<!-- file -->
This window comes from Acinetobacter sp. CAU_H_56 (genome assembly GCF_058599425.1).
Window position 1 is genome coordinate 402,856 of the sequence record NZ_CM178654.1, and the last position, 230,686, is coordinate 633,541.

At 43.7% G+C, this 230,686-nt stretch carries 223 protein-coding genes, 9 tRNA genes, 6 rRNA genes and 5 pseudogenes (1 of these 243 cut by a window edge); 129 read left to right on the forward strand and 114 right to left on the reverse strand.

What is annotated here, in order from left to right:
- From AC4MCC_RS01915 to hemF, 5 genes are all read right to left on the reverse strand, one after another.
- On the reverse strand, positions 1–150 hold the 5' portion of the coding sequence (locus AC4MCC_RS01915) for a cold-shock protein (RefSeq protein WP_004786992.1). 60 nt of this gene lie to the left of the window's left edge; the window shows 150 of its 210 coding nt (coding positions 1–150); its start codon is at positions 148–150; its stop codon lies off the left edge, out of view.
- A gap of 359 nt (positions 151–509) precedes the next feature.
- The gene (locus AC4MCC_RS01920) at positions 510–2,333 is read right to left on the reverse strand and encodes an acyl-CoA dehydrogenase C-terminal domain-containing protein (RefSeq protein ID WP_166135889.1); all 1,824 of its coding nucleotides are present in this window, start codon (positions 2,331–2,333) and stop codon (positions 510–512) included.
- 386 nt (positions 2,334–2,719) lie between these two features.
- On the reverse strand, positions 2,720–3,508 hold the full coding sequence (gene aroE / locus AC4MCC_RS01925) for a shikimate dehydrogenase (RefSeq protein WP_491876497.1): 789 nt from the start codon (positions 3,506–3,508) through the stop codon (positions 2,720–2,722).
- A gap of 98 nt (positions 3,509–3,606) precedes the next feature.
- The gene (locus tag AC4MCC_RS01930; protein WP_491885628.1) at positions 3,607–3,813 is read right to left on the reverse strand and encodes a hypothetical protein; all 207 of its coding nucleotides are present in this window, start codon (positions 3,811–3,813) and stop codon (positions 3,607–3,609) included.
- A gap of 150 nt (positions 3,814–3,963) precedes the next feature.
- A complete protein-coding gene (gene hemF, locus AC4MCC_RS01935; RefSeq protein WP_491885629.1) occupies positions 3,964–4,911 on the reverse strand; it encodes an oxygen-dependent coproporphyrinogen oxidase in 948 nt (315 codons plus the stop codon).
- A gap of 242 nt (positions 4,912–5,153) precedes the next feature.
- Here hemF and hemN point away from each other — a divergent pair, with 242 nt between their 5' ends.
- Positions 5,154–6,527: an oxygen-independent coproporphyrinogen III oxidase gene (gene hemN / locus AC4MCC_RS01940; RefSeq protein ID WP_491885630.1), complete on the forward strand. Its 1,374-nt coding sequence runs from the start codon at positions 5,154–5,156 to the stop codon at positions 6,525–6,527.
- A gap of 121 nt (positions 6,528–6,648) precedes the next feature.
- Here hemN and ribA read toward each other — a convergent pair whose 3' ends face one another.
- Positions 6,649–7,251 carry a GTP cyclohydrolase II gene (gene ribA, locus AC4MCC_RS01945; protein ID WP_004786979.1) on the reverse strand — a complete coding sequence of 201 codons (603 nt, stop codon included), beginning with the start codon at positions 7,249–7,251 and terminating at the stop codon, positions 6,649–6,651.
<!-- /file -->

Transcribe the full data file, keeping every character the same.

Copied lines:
This window comes from Acinetobacter sp. CAU_H_56 (genome assembly GCF_058599425.1).
Window position 1 is genome coordinate 402,856 of the sequence record NZ_CM178654.1, and the last position, 230,686, is coordinate 633,541.

At 43.7% G+C, this 230,686-nt stretch carries 223 protein-coding genes, 9 tRNA genes, 6 rRNA genes and 5 pseudogenes (1 of these 243 cut by a window edge); 129 read left to right on the forward strand and 114 right to left on the reverse strand.

What is annotated here, in order from left to right:
- From AC4MCC_RS01915 to hemF, 5 genes are all read right to left on the reverse strand, one after another.
- On the reverse strand, positions 1–150 hold the 5' portion of the coding sequence (locus AC4MCC_RS01915) for a cold-shock protein (RefSeq protein WP_004786992.1). 60 nt of this gene lie to the left of the window's left edge; the window shows 150 of its 210 coding nt (coding positions 1–150); its start codon is at positions 148–150; its stop codon lies off the left edge, out of view.
- A gap of 359 nt (positions 151–509) precedes the next feature.
- The gene (locus AC4MCC_RS01920) at positions 510–2,333 is read right to left on the reverse strand and encodes an acyl-CoA dehydrogenase C-terminal domain-containing protein (RefSeq protein ID WP_166135889.1); all 1,824 of its coding nucleotides are present in this window, start codon (positions 2,331–2,333) and stop codon (positions 510–512) included.
- 386 nt (positions 2,334–2,719) lie between these two features.
- On the reverse strand, positions 2,720–3,508 hold the full coding sequence (gene aroE / locus AC4MCC_RS01925) for a shikimate dehydrogenase (RefSeq protein WP_491876497.1): 789 nt from the start codon (positions 3,506–3,508) through the stop codon (positions 2,720–2,722).
- A gap of 98 nt (positions 3,509–3,606) precedes the next feature.
- The gene (locus tag AC4MCC_RS01930; protein WP_491885628.1) at positions 3,607–3,813 is read right to left on the reverse strand and encodes a hypothetical protein; all 207 of its coding nucleotides are present in this window, start codon (positions 3,811–3,813) and stop codon (positions 3,607–3,609) included.
- A gap of 150 nt (positions 3,814–3,963) precedes the next feature.
- A complete protein-coding gene (gene hemF, locus AC4MCC_RS01935; RefSeq protein WP_491885629.1) occupies positions 3,964–4,911 on the reverse strand; it encodes an oxygen-dependent coproporphyrinogen oxidase in 948 nt (315 codons plus the stop codon).
- A gap of 242 nt (positions 4,912–5,153) precedes the next feature.
- Here hemF and hemN point away from each other — a divergent pair, with 242 nt between their 5' ends.
- Positions 5,154–6,527: an oxygen-independent coproporphyrinogen III oxidase gene (gene hemN / locus AC4MCC_RS01940; RefSeq protein ID WP_491885630.1), complete on the forward strand. Its 1,374-nt coding sequence runs from the start codon at positions 5,154–5,156 to the stop codon at positions 6,525–6,527.
- A gap of 121 nt (positions 6,528–6,648) precedes the next feature.
- Here hemN and ribA read toward each other — a convergent pair whose 3' ends face one another.
- Positions 6,649–7,251 carry a GTP cyclohydrolase II gene (gene ribA, locus AC4MCC_RS01945; protein ID WP_004786979.1) on the reverse strand — a complete coding sequence of 201 codons (603 nt, stop codon included), beginning with the start codon at positions 7,249–7,251 and terminating at the stop codon, positions 6,649–6,651.